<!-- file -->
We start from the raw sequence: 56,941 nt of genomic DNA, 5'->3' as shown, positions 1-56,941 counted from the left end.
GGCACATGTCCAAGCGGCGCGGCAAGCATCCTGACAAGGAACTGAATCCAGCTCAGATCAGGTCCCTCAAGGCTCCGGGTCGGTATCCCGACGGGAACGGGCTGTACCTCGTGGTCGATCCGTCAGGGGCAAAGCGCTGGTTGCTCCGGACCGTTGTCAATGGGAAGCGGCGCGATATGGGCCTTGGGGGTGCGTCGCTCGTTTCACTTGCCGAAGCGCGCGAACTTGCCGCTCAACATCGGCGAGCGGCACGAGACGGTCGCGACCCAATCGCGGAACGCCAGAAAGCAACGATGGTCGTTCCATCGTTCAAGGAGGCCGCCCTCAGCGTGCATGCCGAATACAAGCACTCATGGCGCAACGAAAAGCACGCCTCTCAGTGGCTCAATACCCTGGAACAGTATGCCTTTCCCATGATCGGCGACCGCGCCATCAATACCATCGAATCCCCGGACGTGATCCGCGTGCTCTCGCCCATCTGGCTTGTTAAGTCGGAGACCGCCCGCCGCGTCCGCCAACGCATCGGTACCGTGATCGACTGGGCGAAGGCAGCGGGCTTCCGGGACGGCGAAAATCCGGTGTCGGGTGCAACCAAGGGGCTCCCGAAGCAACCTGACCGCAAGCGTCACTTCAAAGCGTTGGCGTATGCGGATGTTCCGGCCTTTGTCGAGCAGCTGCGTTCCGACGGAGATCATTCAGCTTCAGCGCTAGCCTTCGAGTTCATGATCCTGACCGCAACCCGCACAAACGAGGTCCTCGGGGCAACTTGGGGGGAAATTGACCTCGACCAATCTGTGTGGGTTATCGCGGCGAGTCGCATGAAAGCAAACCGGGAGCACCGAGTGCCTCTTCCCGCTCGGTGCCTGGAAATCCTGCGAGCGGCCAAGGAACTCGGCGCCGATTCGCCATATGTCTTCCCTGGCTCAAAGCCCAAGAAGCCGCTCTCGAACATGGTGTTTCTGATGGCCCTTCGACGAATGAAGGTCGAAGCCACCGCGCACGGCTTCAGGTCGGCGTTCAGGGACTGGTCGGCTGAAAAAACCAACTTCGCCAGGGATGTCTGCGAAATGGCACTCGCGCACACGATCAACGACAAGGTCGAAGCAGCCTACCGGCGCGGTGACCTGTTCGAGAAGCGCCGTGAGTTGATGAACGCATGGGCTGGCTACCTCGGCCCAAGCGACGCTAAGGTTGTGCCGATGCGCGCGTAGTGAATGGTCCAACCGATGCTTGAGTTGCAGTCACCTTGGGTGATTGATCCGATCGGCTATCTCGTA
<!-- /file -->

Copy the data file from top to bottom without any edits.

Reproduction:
We start from the raw sequence: 56,941 nt of genomic DNA, 5'->3' as shown, positions 1-56,941 counted from the left end.
GGCACATGTCCAAGCGGCGCGGCAAGCATCCTGACAAGGAACTGAATCCAGCTCAGATCAGGTCCCTCAAGGCTCCGGGTCGGTATCCCGACGGGAACGGGCTGTACCTCGTGGTCGATCCGTCAGGGGCAAAGCGCTGGTTGCTCCGGACCGTTGTCAATGGGAAGCGGCGCGATATGGGCCTTGGGGGTGCGTCGCTCGTTTCACTTGCCGAAGCGCGCGAACTTGCCGCTCAACATCGGCGAGCGGCACGAGACGGTCGCGACCCAATCGCGGAACGCCAGAAAGCAACGATGGTCGTTCCATCGTTCAAGGAGGCCGCCCTCAGCGTGCATGCCGAATACAAGCACTCATGGCGCAACGAAAAGCACGCCTCTCAGTGGCTCAATACCCTGGAACAGTATGCCTTTCCCATGATCGGCGACCGCGCCATCAATACCATCGAATCCCCGGACGTGATCCGCGTGCTCTCGCCCATCTGGCTTGTTAAGTCGGAGACCGCCCGCCGCGTCCGCCAACGCATCGGTACCGTGATCGACTGGGCGAAGGCAGCGGGCTTCCGGGACGGCGAAAATCCGGTGTCGGGTGCAACCAAGGGGCTCCCGAAGCAACCTGACCGCAAGCGTCACTTCAAAGCGTTGGCGTATGCGGATGTTCCGGCCTTTGTCGAGCAGCTGCGTTCCGACGGAGATCATTCAGCTTCAGCGCTAGCCTTCGAGTTCATGATCCTGACCGCAACCCGCACAAACGAGGTCCTCGGGGCAACTTGGGGGGAAATTGACCTCGACCAATCTGTGTGGGTTATCGCGGCGAGTCGCATGAAAGCAAACCGGGAGCACCGAGTGCCTCTTCCCGCTCGGTGCCTGGAAATCCTGCGAGCGGCCAAGGAACTCGGCGCCGATTCGCCATATGTCTTCCCTGGCTCAAAGCCCAAGAAGCCGCTCTCGAACATGGTGTTTCTGATGGCCCTTCGACGAATGAAGGTCGAAGCCACCGCGCACGGCTTCAGGTCGGCGTTCAGGGACTGGTCGGCTGAAAAAACCAACTTCGCCAGGGATGTCTGCGAAATGGCACTCGCGCACACGATCAACGACAAGGTCGAAGCAGCCTACCGGCGCGGTGACCTGTTCGAGAAGCGCCGTGAGTTGATGAACGCATGGGCTGGCTACCTCGGCCCAAGCGACGCTAAGGTTGTGCCGATGCGCGCGTAGTGAATGGTCCAACCGATGCTTGAGTTGCAGTCACCTTGGGTGATTGATCCGATCGGCTATCTCGTA